ISDA, the Association of Financial Markets in Europe (AFME), International Capital Market Association (ICMA) and the Securities Industry and Financial Markets Association (SIFMA) and its asset management group (SIFMA AMG) have today launched a roadmap that highlights key challenges involved in transitioning financial market contracts and practices from interbank offered rates, or ‘IBORs’, to alternative risk-free rates (RFRs).
The benchmark transition roadmap aggregates and summarizes existing information published by regulators and various public-/private-sector RFR working groups in order to provide a single point of reference on the work conducted so far to select alternative RFRs and plan for transition. The analysis focuses on key IBORs in five currencies: euro, sterling, Swiss franc, US dollar and yen. Based on publicly available data, the roadmap estimates total outstanding notional exposure to the IBORs at over $370 trillion. Derivatives, syndicated loans, securitizations, business and retail loans, floating-rate notes (FRNs) and deposits are all significantly exposed to LIBOR and other IBORs.
The roadmap is the first part of a comprehensive analysis of the issues and potential solutions related to RFR transitioning for a wide spectrum of financial instruments. The Associations will shortly initiate a global survey of buy- and sell-side firms and infrastructure providers, which will feed into an in-depth report aimed at supporting industry interest rate benchmark transition planning efforts.
“The task of transitioning from the IBORs to new RFRs is immense, so the industry needs to start thinking about this now. Today’s roadmap is aimed at raising awareness of the work conducted to date, and creating a central resource for interest rate benchmark transitions across market sectors. The next step is to gather feedback from all parts of the market through our global survey to identify all important issues and propose potential solutions for an orderly, efficient and harmonized transition,” said Scott O’Malia, ISDA’s Chief Executive.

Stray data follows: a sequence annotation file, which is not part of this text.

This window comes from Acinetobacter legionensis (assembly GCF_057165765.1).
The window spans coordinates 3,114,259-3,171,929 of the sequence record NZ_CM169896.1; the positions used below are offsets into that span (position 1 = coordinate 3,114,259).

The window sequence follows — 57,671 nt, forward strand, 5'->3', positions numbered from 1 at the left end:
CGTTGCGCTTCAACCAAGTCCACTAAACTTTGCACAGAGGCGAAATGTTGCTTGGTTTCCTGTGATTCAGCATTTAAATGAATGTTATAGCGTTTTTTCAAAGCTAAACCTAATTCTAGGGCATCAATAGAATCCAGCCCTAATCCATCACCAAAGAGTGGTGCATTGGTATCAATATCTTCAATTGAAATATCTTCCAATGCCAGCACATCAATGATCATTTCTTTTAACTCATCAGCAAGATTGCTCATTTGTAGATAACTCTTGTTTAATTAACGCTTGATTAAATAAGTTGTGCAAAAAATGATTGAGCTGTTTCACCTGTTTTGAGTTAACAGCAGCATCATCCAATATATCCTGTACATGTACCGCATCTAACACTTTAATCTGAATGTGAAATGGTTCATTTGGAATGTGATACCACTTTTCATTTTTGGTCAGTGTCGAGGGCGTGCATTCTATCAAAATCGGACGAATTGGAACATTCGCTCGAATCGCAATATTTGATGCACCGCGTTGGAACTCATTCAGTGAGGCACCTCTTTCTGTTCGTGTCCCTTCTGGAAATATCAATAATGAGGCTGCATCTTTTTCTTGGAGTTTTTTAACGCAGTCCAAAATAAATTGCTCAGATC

“The challenge of transitioning from IBORs to alternative RFRs is a truly global issue that impacts all areas of finance. For the transition to be successful, it is essential that there is coordination across jurisdictions and asset classes. AFME members and their clients are active users of wholesale cash markets products that use various types of reference rates, such as securitizations, FRNs, mortgages, corporate and certain government bonds, as well as derivatives and other products. This report provides an excellent foundation and stocktake for future crucial work on the transition to new risk-free rates,” said Simon Lewis, Chief Executive at AFME.
“Benchmark reform is a global issue for financial markets. ICMA is very pleased to be part of this important international initiative to provide input into the process across market sectors. The launch of the roadmap, which defines the issues involved, is the first step towards coordinating the transition in such a way as to avoid market fragmentation or disruption,” said Martin Scheck, ICMA’s Chief Executive.